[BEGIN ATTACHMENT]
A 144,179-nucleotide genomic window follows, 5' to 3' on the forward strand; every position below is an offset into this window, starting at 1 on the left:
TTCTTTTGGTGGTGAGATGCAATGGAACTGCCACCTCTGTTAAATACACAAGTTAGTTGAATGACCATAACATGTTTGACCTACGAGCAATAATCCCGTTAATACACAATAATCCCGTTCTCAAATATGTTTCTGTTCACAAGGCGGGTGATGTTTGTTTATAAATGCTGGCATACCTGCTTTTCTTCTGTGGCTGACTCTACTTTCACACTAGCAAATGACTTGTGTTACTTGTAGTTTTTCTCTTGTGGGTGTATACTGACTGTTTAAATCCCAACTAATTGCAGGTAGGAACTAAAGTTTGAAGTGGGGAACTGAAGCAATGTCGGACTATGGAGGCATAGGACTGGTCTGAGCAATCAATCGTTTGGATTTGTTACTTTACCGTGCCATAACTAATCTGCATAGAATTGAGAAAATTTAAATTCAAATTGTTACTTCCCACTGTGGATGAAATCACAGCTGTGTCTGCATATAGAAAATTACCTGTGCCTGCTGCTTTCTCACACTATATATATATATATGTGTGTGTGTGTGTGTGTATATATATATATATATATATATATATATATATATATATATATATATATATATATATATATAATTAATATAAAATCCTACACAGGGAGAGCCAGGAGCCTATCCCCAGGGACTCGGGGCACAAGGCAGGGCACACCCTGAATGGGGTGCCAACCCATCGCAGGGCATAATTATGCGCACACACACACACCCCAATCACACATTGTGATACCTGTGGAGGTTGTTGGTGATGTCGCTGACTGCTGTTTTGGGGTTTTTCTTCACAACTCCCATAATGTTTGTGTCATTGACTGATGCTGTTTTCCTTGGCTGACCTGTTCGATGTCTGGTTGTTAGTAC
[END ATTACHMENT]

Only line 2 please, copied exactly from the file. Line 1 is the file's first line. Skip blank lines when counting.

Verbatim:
TTCTTTTGGTGGTGAGATGCAATGGAACTGCCACCTCTGTTAAATACACAAGTTAGTTGAATGACCATAACATGTTTGACCTACGAGCAATAATCCCGTTAATACACAATAATCCCGTTCTCAAATATGTTTCTGTTCACAAGGCGGGTGATGTTTGTTTATAAATGCTGGCATACCTGCTTTTCTTCTGTGGCTGACTCTACTTTCACACTAGCAAATGACTTGTGTTACTTGTAGTTTTTCTCTTGTGGGTGTATACTGACTGTTTAAATCCCAACTAATTGCAGGTAGGAACTAAAGTTTGAAGTGGGGAACTGAAGCAATGTCGGACTATGGAGGCATAGGACTGGTCTGAGCAATCAATCGTTTGGATTTGTTACTTTACCGTGCCATAACTAATCTGCATAGAATTGAGAAAATTTAAATTCAAATTGTTACTTCCCACTGTGGATGAAATCACAGCTGTGTCTGCATATAGAAAATTACCTGTGCCTGCTGCTTTCTCACACTATATATATATATATGTGTGTGTGTGTGTGTGTATATATATATATATATATATATATATATATATATATATATATATATATATATATATATATAATTAATATAAAATCCTACACAGGGAGAGCCAGGAGCCTATCCCCAGGGACTCGGGGCACAAGGCAGGGCACACCCTGAATGGGGTGCCAACCCATCGCAGGGCATAATTATGCGCACACACACACACCCCAATCACACATTGTGATACCTGTGGAGGTTGTTGGTGATGTCGCTGACTGCTGTTTTGGGGTTTTTCTTCACAACTCCCATAATGTTTGTGTCATTGACTGATGCTGTTTTCCTTGGCTGACCTGTTCGATGTCTGGTTGTTAGTAC